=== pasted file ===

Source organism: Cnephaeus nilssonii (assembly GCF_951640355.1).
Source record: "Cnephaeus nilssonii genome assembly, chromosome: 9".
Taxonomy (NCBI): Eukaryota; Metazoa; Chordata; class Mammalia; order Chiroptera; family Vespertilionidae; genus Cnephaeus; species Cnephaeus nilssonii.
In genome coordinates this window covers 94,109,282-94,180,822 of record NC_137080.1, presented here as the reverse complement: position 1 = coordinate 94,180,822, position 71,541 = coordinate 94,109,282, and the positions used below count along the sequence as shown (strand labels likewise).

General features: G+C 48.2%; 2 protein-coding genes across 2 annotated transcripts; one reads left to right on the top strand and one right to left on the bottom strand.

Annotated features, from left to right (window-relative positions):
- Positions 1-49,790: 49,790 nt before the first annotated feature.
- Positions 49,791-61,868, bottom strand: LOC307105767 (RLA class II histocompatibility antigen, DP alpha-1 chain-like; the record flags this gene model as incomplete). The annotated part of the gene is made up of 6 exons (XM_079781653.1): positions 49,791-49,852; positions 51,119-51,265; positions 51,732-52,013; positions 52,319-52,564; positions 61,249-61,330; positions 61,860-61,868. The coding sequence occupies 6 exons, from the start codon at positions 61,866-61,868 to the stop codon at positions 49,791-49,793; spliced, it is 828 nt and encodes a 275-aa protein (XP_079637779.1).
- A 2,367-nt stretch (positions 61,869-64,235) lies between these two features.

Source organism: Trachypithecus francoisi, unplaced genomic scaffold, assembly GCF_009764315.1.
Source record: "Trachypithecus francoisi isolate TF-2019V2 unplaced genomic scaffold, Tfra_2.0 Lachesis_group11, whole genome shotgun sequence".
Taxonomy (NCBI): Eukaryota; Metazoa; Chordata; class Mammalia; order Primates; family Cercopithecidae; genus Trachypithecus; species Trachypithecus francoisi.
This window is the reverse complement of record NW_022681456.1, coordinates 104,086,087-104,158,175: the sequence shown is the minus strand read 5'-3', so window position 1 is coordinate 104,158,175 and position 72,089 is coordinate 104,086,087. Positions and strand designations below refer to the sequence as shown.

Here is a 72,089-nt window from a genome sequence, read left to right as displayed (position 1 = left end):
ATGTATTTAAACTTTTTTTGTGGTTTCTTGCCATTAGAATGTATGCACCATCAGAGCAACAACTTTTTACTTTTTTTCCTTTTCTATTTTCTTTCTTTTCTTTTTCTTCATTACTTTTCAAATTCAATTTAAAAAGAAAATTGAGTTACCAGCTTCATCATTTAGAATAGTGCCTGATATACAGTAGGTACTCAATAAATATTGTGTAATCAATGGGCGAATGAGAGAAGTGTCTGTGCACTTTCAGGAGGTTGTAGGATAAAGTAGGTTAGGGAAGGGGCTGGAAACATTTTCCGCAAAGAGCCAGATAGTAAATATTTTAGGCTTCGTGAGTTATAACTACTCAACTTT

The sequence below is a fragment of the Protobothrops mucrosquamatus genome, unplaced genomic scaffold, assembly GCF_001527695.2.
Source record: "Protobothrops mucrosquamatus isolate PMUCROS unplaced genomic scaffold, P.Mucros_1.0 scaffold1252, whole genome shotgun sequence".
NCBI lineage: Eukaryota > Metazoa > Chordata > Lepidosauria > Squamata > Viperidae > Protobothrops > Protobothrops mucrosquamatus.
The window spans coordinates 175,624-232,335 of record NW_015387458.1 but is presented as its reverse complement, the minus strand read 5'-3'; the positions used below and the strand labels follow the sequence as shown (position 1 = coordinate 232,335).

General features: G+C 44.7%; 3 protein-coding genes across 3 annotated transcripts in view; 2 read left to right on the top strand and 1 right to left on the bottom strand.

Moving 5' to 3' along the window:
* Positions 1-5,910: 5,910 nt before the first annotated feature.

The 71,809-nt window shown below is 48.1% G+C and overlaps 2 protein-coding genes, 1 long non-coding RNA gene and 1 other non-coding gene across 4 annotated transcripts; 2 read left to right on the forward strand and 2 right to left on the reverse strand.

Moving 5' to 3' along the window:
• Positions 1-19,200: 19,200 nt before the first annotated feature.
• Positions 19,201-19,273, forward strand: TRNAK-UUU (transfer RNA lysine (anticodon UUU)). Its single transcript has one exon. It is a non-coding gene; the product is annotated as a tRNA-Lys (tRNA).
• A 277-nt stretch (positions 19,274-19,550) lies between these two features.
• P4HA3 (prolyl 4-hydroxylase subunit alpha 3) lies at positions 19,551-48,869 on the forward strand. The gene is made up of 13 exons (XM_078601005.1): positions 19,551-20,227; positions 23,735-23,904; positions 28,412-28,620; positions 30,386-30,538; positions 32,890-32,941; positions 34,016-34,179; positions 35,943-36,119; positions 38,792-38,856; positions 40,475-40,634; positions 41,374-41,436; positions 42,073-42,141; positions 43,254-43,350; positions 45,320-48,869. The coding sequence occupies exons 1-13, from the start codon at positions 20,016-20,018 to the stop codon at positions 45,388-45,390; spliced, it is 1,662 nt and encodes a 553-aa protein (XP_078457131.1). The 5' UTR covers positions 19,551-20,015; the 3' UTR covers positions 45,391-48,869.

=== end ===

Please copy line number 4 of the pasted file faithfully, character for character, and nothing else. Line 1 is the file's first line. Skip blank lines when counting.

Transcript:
In genome coordinates this window covers 94,109,282-94,180,822 of record NC_137080.1, presented here as the reverse complement: position 1 = coordinate 94,180,822, position 71,541 = coordinate 94,109,282, and the positions used below count along the sequence as shown (strand labels likewise).